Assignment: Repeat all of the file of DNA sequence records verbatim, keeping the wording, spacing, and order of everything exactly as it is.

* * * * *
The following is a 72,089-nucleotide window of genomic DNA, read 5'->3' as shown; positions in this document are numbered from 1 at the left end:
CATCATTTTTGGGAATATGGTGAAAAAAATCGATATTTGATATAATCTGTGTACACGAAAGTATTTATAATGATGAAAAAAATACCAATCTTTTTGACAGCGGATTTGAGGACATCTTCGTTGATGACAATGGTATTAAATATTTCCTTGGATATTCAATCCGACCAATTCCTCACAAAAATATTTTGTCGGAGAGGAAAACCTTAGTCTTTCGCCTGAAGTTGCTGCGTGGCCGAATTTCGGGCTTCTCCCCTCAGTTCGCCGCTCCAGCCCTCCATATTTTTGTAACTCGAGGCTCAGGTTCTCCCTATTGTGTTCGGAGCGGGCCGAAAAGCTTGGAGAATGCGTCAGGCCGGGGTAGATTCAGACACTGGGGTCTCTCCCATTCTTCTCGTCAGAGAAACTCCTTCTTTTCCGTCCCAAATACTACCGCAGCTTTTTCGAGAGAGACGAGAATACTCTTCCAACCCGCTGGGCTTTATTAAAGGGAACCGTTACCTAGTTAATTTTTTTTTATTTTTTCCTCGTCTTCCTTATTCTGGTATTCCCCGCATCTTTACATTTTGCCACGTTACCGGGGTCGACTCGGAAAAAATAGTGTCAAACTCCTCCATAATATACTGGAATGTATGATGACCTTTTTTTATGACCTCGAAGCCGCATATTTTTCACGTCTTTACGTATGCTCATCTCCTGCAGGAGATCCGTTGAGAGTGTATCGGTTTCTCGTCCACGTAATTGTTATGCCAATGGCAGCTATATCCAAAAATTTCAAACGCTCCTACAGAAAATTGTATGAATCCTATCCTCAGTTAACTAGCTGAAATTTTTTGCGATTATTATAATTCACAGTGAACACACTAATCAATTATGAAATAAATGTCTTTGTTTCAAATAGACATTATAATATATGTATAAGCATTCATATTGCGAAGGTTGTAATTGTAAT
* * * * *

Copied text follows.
The following is a 72,089-nucleotide window of genomic DNA, read 5'->3' as shown; positions in this document are numbered from 1 at the left end:
CATCATTTTTGGGAATATGGTGAAAAAAATCGATATTTGATATAATCTGTGTACACGAAAGTATTTATAATGATGAAAAAAATACCAATCTTTTTGACAGCGGATTTGAGGACATCTTCGTTGATGACAATGGTATTAAATATTTCCTTGGATATTCAATCCGACCAATTCCTCACAAAAATATTTTGTCGGAGAGGAAAACCTTAGTCTTTCGCCTGAAGTTGCTGCGTGGCCGAATTTCGGGCTTCTCCCCTCAGTTCGCCGCTCCAGCCCTCCATATTTTTGTAACTCGAGGCTCAGGTTCTCCCTATTGTGTTCGGAGCGGGCCGAAAAGCTTGGAGAATGCGTCAGGCCGGGGTAGATTCAGACACTGGGGTCTCTCCCATTCTTCTCGTCAGAGAAACTCCTTCTTTTCCGTCCCAAATACTACCGCAGCTTTTTCGAGAGAGACGAGAATACTCTTCCAACCCGCTGGGCTTTATTAAAGGGAACCGTTACCTAGTTAATTTTTTTTTATTTTTTCCTCGTCTTCCTTATTCTGGTATTCCCCGCATCTTTACATTTTGCCACGTTACCGGGGTCGACTCGGAAAAAATAGTGTCAAACTCCTCCATAATATACTGGAATGTATGATGACCTTTTTTTATGACCTCGAAGCCGCATATTTTTCACGTCTTTACGTATGCTCATCTCCTGCAGGAGATCCGTTGAGAGTGTATCGGTTTCTCGTCCACGTAATTGTTATGCCAATGGCAGCTATATCCAAAAATTTCAAACGCTCCTACAGAAAATTGTATGAATCCTATCCTCAGTTAACTAGCTGAAATTTTTTGCGATTATTATAATTCACAGTGAACACACTAATCAATTATGAAATAAATGTCTTTGTTTCAAATAGACATTATAATATATGTATAAGCATTCATATTGCGAAGGTTGTAATTGTAAT